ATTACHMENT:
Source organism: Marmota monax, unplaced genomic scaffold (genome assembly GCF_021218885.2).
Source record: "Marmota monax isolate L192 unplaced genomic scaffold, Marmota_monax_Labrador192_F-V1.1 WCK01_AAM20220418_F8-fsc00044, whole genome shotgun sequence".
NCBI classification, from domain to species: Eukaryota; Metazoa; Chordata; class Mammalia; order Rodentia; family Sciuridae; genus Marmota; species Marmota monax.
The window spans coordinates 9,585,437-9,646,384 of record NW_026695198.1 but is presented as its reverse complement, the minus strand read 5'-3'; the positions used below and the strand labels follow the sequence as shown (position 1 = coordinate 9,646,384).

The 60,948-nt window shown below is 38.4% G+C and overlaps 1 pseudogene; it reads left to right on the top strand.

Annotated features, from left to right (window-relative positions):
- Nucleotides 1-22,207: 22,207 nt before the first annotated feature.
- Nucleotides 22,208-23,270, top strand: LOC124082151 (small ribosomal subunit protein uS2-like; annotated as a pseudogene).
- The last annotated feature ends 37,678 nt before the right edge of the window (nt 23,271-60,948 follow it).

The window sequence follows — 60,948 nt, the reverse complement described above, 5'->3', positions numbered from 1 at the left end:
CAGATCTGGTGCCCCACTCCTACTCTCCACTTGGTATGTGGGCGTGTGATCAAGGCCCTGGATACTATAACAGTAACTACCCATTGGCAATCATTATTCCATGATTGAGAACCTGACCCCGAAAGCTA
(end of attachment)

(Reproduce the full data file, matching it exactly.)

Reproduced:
Source organism: Marmota monax, unplaced genomic scaffold (genome assembly GCF_021218885.2).
Source record: "Marmota monax isolate L192 unplaced genomic scaffold, Marmota_monax_Labrador192_F-V1.1 WCK01_AAM20220418_F8-fsc00044, whole genome shotgun sequence".
NCBI classification, from domain to species: Eukaryota; Metazoa; Chordata; class Mammalia; order Rodentia; family Sciuridae; genus Marmota; species Marmota monax.
The window spans coordinates 9,585,437-9,646,384 of record NW_026695198.1 but is presented as its reverse complement, the minus strand read 5'-3'; the positions used below and the strand labels follow the sequence as shown (position 1 = coordinate 9,646,384).

The 60,948-nt window shown below is 38.4% G+C and overlaps 1 pseudogene; it reads left to right on the top strand.

Annotated features, from left to right (window-relative positions):
- Nucleotides 1-22,207: 22,207 nt before the first annotated feature.
- Nucleotides 22,208-23,270, top strand: LOC124082151 (small ribosomal subunit protein uS2-like; annotated as a pseudogene).
- The last annotated feature ends 37,678 nt before the right edge of the window (nt 23,271-60,948 follow it).

The window sequence follows — 60,948 nt, the reverse complement described above, 5'->3', positions numbered from 1 at the left end:
CAGATCTGGTGCCCCACTCCTACTCTCCACTTGGTATGTGGGCGTGTGATCAAGGCCCTGGATACTATAACAGTAACTACCCATTGGCAATCATTATTCCATGATTGAGAACCTGACCCCGAAAGCTA